• Number of person-days in the reading room: 13 (open 16 days)
  • Collections consulted: college records,  medieval manuscripts (3), Browning papers, Nicolson diaries, Monckton archive (2), Jowett archive, TH Green papers, Caird papers, RBD Morier archive, AL Smith archive
  • Productions (consulted by researchers in person or by the archivist in response to enquiries) – actual numbers may be slightly higher:
    • 20 boxes containing from two bound volumes to 4 thick files of individual items, not including
    •  14 files – up to 200 items per file, not including
    •  61 individual items from a single letter to a bound volume, not including
    •  24 medieval ms codices
  • No of non-research visitors: ca. 55
  • images created: 1100
  • events: Anna gave the first Bruce’s Brunch talk (Balliol Chaplain’s weekly lunchtime seminar) of the academic year; Librarians hosted English Faculty 18th Century Seminar with a display of rare books; Librarians hosted Oxford Brookes publishing course students.

Some of the enquiry topics received in October:

  • advice re archives cataloguing and preservation
  • advice re student/volunteer projects in archives
  • requests for permission to quote from or publish images of archival material
  • requests for (new) digital images of medieval manuscripts
  • college portraits and paintings, including mural paintings
  • stained glass in Chapel
  • records of college livings and related estates/property
  • C19 overseas students at Oxford
  • Balliol men who were German casualties in WW1
  • Balliol JCR Presidents
  • Biographical research re / info on Balliol or related archives of
    • C18 and early C20 College servants
    • G Moberly (Balliol 1822)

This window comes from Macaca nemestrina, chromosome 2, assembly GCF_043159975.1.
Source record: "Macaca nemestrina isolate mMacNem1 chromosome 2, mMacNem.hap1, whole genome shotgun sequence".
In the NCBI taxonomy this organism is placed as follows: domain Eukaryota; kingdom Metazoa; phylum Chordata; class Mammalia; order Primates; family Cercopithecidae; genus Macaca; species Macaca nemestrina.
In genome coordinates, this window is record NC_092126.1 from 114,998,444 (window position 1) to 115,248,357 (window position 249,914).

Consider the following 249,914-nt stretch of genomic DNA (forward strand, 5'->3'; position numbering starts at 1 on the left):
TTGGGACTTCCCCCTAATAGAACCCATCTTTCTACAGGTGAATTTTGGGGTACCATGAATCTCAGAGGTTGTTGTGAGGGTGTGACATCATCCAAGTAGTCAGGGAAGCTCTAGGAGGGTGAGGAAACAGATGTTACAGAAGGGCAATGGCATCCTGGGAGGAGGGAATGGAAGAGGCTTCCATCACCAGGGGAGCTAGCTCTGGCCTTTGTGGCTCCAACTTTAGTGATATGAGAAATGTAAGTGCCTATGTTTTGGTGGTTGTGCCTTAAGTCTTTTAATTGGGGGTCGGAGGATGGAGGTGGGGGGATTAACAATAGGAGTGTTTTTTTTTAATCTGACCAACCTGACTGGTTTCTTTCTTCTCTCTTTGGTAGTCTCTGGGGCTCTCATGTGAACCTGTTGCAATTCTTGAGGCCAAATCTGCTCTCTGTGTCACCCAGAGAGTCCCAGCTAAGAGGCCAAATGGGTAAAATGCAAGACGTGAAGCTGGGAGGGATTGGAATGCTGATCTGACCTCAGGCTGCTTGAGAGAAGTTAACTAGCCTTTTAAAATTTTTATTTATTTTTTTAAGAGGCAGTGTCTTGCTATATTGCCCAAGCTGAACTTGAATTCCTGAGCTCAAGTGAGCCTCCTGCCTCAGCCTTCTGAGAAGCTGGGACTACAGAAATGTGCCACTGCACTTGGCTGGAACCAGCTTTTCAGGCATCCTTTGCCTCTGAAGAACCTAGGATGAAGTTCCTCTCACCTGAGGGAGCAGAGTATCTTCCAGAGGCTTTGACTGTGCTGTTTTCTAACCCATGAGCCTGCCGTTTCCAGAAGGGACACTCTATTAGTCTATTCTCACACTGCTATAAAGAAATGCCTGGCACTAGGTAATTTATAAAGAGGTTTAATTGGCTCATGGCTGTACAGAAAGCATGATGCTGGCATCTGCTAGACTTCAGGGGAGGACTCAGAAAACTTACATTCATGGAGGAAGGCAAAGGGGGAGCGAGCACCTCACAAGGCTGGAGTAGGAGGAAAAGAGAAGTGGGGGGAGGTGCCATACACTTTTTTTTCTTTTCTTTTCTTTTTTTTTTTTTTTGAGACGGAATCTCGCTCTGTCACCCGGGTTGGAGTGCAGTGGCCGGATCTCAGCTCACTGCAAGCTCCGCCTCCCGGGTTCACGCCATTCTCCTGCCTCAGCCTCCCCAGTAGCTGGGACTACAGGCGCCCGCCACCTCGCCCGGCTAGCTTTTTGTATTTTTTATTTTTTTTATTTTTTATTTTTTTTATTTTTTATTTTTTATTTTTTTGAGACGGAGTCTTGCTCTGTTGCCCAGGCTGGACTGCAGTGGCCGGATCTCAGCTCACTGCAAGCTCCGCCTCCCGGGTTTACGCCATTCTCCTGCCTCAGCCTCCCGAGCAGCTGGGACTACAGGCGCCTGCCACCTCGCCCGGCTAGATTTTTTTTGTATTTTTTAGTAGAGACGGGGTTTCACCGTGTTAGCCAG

• GO Roos (Balliol 1887)
    • F Oppenheimer (Balliol 1890)
    • AB Muir (Balliol HT 1915)
    • Shoghi Effendi (Shogi Hadi Rabbani in Balliol’s records), Balliol 1920
    • EF Webb (Balliol 1926)
    • DM Davin (Balliol 1936)
    • MR Hardwick (Balliol 1945)

guest post – manuscript fragments in early printed books

As part of Balliol College’s project to survey the use of manuscript fragments in its early printed book collection, I have had the pleasure of spending many hours systematically inspecting each book in search of these hidden treasures. Currently only a fraction of the way through the collection, we have already found fragments in over 35 early printed books, testifying to the frequency of the practice.

These fragments, found in books ranging from 10cm-40cm in length, appear in many forms. Some are full page flyleaves or pastedowns, many are stubs which give support to the inside covers, others are cut into strips and used to reinforce sewing supports beneath their coverings. One small book of multiplication tables has used a document complete with notary mark and curved edging as its cover, repurposing a serious legal record as something creative and even decorative – from legally binding to mathematical binding!

It’s easy to see why manuscript fragments were favoured for this type of work. In a period where texts were transitioning from parchment to paper, the difference between the two materials in terms of durability must have been marked. Combined with the availability of manuscripts, and the value apparently placed on print (as a new and exciting technology) over commonplace manuscript texts (such as we see in the fragments), recycling parchment in this way was a very practical way of strengthening bindings and protecting the paper pages.[1]

The types of texts being used in the early printed books in the collection are various. The majority so far have been in Latin, with some in English and at least one in French. Most are from the 14th and 15th centuries, but some fragments seem to be as early as 13th century. In terms of content, there are legal documents, personal letters (how our curiosity has been piqued by the sad tale of the man whose wife has left him with 3 children to care for!), ecclesiastical texts, musical notation, and what appears to be a homily emulating the enraged style of the 10th century Archbishop Wulfstan.

One of the aims of the project is to photograph these fragments to make them available online. This poses a number of challenges.  The early printed books themselves date from 15th and 16th centuries and are, as one would expect, fragile. The spines will not lie flat without causing damage which, when one simply wants to read the text, is no problem at all, but when the use of the fragments is to strengthen the very structure of the book, careful thought needs to be given to how to access fragments  tucked away down towards the fragile spine. In a number of instances, photographs have simply not been possible for this reason.